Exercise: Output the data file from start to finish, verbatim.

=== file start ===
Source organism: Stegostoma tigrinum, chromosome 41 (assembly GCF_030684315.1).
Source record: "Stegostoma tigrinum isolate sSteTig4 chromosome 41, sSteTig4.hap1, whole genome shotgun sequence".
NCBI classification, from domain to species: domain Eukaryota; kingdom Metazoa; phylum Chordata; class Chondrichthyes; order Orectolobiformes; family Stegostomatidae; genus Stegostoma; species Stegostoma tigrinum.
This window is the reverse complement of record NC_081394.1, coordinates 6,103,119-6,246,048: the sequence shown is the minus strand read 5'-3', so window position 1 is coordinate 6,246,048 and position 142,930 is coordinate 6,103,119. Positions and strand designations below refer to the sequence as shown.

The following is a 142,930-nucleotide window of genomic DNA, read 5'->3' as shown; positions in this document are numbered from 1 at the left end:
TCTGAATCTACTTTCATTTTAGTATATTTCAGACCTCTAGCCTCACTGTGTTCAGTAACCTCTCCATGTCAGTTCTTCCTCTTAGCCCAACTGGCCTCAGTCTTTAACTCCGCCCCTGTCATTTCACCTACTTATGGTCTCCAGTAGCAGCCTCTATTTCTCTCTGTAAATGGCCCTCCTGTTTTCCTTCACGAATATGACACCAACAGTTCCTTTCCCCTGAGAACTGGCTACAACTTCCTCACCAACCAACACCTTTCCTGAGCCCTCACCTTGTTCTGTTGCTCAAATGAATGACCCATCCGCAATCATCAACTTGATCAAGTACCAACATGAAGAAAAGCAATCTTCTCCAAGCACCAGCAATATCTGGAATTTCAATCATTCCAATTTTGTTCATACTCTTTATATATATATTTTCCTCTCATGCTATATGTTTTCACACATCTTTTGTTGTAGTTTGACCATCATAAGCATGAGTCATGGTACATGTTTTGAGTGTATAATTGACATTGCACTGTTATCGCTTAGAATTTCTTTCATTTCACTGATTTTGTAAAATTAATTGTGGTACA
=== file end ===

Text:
Source organism: Stegostoma tigrinum, chromosome 41 (assembly GCF_030684315.1).
Source record: "Stegostoma tigrinum isolate sSteTig4 chromosome 41, sSteTig4.hap1, whole genome shotgun sequence".
NCBI classification, from domain to species: domain Eukaryota; kingdom Metazoa; phylum Chordata; class Chondrichthyes; order Orectolobiformes; family Stegostomatidae; genus Stegostoma; species Stegostoma tigrinum.
This window is the reverse complement of record NC_081394.1, coordinates 6,103,119-6,246,048: the sequence shown is the minus strand read 5'-3', so window position 1 is coordinate 6,246,048 and position 142,930 is coordinate 6,103,119. Positions and strand designations below refer to the sequence as shown.

The following is a 142,930-nucleotide window of genomic DNA, read 5'->3' as shown; positions in this document are numbered from 1 at the left end:
TCTGAATCTACTTTCATTTTAGTATATTTCAGACCTCTAGCCTCACTGTGTTCAGTAACCTCTCCATGTCAGTTCTTCCTCTTAGCCCAACTGGCCTCAGTCTTTAACTCCGCCCCTGTCATTTCACCTACTTATGGTCTCCAGTAGCAGCCTCTATTTCTCTCTGTAAATGGCCCTCCTGTTTTCCTTCACGAATATGACACCAACAGTTCCTTTCCCCTGAGAACTGGCTACAACTTCCTCACCAACCAACACCTTTCCTGAGCCCTCACCTTGTTCTGTTGCTCAAATGAATGACCCATCCGCAATCATCAACTTGATCAAGTACCAACATGAAGAAAAGCAATCTTCTCCAAGCACCAGCAATATCTGGAATTTCAATCATTCCAATTTTGTTCATACTCTTTATATATATATTTTCCTCTCATGCTATATGTTTTCACACATCTTTTGTTGTAGTTTGACCATCATAAGCATGAGTCATGGTACATGTTTTGAGTGTATAATTGACATTGCACTGTTATCGCTTAGAATTTCTTTCATTTCACTGATTTTGTAAAATTAATTGTGGTACA